Doctor of Philosophy, Biomedical Physics
Department of Physics, Ryerson University, 2020
Supervisor: Dr. Rao Khan and Dr. James Grafe
This dissertation investigates the dosimetric influence of mixed photon beams in volumetric modulated arc therapy (VMAT) for prostate cancer and presents new algorithmic frameworks for simultaneous optimization of mixed photon beams in VMAT.
The potential scope of using mixed photon VMAT for prostate cancer was first studied by using a clinical treatment planning software. A significant reduction in doses to bladder (P < 0.05) and rectum (P < 0.05), and similar target dose conformity was achieved by mixed photon (6&15 MV) VMAT compared to single energy (6 or 15 MV) VMAT. Radiobiological effectiveness was evaluated through tumor control probability (TCP) and normal tissue complication probability (NTCP). Across four different parameter sets for grade ≥ 2 rectal bleeding, mixed energy reduced NTCP by 1.3%, 4.1%, 0.1% and 2.6%, respectively, compared to single energy (P < 0.05). For bladder, mixed energy reduced mean equivalent uniform dose by 2 Gy (P < 0.05). In this study, however, each energy plan had to be optimized separately followed by their summation in order to generate a mixed photon VMAT plan. From optimization standpoint, this approach limits the solution search space.
With the aim of furthering current optimization approach, a comprehensive algorithmic framework was presented for simultaneous optimization of mixed photon beams (6 & 18 MV) in VMAT (MP-VMAT). This was solved heuristically in two steps, accounting for dosimetric and mechanical constraints. This novel proof of concept was tested for its practicality and dosimetric outcome on two prostate cancer cases. In both cases, the proposed approach was able to reduce doses to rectum and bladder while maintaining the target dose coverage. Overall results suggested the viability and dosimetric benefits of the proposed concept, compared to single energy approach, in VMAT planning.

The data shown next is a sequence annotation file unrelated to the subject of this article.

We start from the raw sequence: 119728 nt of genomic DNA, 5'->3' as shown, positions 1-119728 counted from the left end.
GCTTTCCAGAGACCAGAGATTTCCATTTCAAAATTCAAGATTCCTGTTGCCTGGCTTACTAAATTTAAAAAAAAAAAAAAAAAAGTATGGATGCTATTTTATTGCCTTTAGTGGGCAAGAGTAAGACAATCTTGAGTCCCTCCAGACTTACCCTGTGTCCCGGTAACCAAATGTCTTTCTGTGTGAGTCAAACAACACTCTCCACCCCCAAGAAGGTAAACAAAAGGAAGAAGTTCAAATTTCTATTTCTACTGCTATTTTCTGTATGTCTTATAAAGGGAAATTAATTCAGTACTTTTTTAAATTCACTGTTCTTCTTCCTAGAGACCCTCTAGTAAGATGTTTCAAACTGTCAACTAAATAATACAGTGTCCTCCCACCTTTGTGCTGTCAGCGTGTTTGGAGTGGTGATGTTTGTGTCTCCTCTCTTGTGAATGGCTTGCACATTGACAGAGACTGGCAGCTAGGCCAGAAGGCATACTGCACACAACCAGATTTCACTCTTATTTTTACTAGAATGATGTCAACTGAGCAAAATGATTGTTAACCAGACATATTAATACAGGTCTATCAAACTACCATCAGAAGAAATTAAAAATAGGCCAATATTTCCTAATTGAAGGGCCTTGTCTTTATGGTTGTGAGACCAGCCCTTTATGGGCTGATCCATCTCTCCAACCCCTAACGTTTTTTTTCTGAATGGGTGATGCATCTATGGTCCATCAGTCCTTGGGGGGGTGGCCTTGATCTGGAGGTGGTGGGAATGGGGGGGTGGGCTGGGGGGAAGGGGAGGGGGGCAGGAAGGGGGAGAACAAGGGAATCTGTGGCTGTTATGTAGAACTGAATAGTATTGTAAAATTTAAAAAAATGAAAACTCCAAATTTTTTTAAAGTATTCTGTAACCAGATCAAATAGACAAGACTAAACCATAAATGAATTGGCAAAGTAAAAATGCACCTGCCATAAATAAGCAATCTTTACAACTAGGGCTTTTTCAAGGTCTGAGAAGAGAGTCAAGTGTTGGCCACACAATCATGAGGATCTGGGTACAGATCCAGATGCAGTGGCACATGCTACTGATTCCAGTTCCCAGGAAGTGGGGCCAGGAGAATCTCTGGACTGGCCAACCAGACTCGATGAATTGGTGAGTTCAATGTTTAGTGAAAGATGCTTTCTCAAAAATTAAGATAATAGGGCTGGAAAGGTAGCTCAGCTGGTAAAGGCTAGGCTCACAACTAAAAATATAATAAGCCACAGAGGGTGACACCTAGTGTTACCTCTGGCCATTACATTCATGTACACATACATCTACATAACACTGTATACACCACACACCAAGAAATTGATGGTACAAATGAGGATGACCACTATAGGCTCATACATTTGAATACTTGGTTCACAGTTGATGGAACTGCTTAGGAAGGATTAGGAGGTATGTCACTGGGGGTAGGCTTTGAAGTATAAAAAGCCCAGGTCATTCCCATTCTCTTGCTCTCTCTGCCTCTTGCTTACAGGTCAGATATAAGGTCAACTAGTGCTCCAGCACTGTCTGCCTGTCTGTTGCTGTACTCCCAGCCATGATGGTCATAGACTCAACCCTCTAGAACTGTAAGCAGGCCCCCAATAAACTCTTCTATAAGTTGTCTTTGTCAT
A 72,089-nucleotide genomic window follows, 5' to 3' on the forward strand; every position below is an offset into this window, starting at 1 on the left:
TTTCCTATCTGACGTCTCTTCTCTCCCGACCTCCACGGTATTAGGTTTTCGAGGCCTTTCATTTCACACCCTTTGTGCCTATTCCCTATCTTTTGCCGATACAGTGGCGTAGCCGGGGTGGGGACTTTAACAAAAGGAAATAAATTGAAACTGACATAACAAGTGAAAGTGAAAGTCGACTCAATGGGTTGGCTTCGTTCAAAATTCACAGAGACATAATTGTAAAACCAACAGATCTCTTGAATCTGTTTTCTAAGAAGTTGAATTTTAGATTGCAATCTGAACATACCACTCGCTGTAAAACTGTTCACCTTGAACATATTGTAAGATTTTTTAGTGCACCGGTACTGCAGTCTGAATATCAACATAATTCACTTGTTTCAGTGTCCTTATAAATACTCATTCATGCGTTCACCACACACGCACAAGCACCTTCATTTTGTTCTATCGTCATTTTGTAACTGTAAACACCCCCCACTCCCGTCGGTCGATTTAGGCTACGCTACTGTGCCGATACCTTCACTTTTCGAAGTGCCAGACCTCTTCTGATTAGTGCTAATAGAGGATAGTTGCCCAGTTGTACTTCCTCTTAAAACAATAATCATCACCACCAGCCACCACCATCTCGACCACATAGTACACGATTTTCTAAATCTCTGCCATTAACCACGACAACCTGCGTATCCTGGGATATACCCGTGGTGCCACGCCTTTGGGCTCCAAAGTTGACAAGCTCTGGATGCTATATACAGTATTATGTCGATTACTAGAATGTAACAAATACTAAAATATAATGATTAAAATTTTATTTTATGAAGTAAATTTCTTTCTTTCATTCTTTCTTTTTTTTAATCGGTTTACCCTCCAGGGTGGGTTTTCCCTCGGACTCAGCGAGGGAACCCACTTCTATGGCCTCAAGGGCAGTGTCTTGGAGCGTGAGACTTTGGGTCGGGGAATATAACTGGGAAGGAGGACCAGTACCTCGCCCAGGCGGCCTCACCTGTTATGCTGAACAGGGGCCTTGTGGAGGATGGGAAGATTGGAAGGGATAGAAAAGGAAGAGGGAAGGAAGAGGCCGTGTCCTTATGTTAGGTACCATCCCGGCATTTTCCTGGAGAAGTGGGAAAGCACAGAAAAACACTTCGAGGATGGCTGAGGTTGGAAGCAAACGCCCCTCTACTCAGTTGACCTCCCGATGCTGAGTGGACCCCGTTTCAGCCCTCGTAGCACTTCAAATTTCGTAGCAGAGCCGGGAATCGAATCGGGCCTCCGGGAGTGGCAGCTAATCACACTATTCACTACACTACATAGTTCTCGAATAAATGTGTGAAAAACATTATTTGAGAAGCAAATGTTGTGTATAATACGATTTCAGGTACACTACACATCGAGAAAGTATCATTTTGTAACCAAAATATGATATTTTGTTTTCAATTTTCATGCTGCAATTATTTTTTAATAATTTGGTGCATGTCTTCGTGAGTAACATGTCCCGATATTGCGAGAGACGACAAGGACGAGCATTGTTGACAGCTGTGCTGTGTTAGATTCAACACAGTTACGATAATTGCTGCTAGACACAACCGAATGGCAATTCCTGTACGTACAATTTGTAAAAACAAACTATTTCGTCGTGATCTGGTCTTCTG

Next, the concept of MP-VMAT was expanded for a single-arc treatment, consisting of energy dependent partial arcs. To this end, the first formalism was presented to optimize mixed photon energy (6 & 18 MV) fluences along with corresponding arc locations and lengths over a full 360o gantry rotation. The radiobiological and dosimetric effectiveness of this framework was tested on prostate cases with varying body types. The proposed technique was able to reduce bladder and rectum complication by 14% and 7%, respectively, in large size patients compared to
single energy VMAT.
The novel concept of simultaneous optimization of multi-energy introduced in this dissertation can also be employed in learning based approach for beam angle optimization in intensity modulated radiation therapy treatments as well as in optimization of mixed modality treatments.
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